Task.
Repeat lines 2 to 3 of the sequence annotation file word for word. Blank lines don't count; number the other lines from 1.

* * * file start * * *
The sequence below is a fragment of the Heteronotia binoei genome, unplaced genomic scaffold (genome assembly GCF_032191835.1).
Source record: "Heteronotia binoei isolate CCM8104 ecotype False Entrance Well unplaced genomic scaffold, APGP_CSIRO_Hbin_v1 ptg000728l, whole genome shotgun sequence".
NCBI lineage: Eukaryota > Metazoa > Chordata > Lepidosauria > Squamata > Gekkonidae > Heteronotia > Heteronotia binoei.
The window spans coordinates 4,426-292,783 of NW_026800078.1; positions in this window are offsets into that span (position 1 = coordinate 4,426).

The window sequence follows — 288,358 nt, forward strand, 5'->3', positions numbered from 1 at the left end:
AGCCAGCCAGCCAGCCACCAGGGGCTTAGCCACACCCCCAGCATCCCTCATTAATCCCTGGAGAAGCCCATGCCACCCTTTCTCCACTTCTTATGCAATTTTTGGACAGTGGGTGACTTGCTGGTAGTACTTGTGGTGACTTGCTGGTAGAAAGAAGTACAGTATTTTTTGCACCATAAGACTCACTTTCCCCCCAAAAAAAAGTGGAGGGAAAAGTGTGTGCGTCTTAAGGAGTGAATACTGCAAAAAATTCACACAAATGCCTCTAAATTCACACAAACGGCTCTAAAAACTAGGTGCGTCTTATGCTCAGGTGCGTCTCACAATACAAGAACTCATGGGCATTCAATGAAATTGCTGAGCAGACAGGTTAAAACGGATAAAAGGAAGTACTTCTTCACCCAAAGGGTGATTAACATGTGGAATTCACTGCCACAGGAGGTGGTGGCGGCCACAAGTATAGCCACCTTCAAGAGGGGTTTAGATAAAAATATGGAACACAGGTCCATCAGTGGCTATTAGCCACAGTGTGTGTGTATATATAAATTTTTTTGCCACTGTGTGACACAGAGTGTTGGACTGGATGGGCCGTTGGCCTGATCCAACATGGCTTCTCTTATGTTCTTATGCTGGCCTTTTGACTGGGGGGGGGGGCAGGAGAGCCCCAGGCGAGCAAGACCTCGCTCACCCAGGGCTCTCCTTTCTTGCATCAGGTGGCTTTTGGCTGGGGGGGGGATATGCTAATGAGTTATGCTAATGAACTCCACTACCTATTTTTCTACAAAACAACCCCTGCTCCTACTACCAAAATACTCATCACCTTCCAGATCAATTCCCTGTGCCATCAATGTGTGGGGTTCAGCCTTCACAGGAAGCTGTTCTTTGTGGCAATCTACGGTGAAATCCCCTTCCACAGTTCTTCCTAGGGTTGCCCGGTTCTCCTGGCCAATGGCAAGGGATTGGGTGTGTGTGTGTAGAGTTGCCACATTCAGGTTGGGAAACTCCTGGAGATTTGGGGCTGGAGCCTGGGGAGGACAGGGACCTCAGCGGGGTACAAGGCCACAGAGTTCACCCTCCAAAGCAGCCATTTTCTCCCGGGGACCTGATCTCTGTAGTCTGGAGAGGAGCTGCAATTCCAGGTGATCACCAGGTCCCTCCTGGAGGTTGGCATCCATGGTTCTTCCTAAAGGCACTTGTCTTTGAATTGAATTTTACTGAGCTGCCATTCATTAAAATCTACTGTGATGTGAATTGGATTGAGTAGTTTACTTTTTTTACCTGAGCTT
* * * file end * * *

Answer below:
Source record: "Heteronotia binoei isolate CCM8104 ecotype False Entrance Well unplaced genomic scaffold, APGP_CSIRO_Hbin_v1 ptg000728l, whole genome shotgun sequence".
NCBI lineage: Eukaryota > Metazoa > Chordata > Lepidosauria > Squamata > Gekkonidae > Heteronotia > Heteronotia binoei.